A multi-billion-dollar refinery project near Cairo faces delays because of difficulties in finalising the largest ever project finance package in North Africa. The scope of the facility has also been downgraded.
The $2bn-plus financing for the refinery was due to be finalised by the end of June. However, Egyptian Refining Company (ERC), which is developing the refinery, has now set a deadline of the end of October to complete the financing process.
A consortium of private sector investors led by local investment house Citadel Capital has taken an 85 per cent stake in ERC. The balance is held by state oil company Egyptian General Petroleum Corporation (EGPC).
One executive close to the project tells MEED that although a strong list of banks has been assembled for the financing, closing the deal has been difficult because of the contraction in the credit market this year. “It is unusual in that the delays we are seeing are not actually on the engineering, procurement and construction [EPC] side of things,” says the executive.
“There has been a slight stutter on the banks’ side. We are still in active negotiations with all of them but getting them to cross the finish line is proving more problematic.”
Although banks were first lined up for the deal in January, the source says there is still a backlog of issues to work through. “It is a really challenging economic environment at the moment,” he says. “The project takes great comfort from the fact it has export credit agencies on board as the response from banks is slightly daunting.”
The source says he still expects the project to progress, with the final amount of money raised likely to be $2-2.5bn.
It is not yet clear how large the portion supplied by banks will be. However, once it is in place, ERC is required to submit details to a board meeting of the European Investment Bank, one of two credit agencies expected to approve the bulk of the loan. The other is the Korean Export Credit Agency.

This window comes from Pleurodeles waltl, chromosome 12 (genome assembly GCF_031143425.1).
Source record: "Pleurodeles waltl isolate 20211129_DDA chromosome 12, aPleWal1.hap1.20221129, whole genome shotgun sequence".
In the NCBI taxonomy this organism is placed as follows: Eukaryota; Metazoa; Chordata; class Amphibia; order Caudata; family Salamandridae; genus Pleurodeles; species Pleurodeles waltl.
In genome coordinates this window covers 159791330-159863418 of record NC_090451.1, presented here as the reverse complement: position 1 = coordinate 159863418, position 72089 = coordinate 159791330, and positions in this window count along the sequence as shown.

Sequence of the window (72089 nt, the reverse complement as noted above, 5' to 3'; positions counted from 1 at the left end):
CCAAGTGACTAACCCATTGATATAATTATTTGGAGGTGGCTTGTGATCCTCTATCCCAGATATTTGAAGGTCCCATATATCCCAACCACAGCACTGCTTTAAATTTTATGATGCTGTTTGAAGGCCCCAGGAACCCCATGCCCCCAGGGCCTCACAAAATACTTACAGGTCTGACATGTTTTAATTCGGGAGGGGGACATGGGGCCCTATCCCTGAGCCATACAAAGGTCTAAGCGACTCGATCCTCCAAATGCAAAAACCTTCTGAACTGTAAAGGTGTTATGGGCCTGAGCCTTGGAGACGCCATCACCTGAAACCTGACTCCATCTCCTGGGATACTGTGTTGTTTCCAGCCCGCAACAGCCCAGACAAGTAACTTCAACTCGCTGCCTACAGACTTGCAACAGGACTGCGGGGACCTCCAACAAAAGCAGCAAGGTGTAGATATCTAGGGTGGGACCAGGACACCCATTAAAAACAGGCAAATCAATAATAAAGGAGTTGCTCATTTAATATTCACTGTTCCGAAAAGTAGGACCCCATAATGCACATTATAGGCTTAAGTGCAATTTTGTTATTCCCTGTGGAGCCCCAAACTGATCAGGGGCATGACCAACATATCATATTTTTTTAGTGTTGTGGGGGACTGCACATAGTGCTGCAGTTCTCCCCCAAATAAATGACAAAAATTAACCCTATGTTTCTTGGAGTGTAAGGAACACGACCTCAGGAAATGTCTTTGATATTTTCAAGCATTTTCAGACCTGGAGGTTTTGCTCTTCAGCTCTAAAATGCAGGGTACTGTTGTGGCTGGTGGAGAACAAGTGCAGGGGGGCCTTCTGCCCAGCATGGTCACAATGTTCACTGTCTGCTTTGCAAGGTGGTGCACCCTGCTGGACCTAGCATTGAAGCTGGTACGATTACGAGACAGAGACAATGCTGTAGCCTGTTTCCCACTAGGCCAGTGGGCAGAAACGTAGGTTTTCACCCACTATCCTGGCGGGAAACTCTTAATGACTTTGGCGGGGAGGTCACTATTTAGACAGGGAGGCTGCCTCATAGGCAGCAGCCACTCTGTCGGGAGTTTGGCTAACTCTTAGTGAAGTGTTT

The role of Egypt’s Banque Misr on the deal has been downgraded, leaving Commercial International Bank as the main domestic financier. Bank of Tokyo-Mitsubishi, HSBC, Calyon and Sumitomo Mitsui Banking Corporation will work on the international portion of the financing.
Another executive close to the project says the configuration of the refinery, which will enable Egypt to reduce its fuel imports, has also been changed following consultation with EGPC.
It will now process 3.5 million tonnes a year (t/y) of fuel oil residue, compared with the original 4.2 million-t/y target, to produce 2.25 million-t/y of high-grade diesel. The planned output of 700,000 t/y of petrol has been scrapped.
“There has been a decision that some of that output will now be handed back to EGPC and it will produce its own gasoline,” the executive says.
Due to come on stream in 2010, the refinery will share facilities with an existing refinery at Mosto-rod, an industrial area 10 kilometres north of Cairo (MEED 8:6:07).
ERC refinery figures
$2-2.5bn: Predicted cost of project
3.5 million t/y: Fuel oil residue processing capacity
2010: Date refinery is due to come on stream
t/y=tonnes a year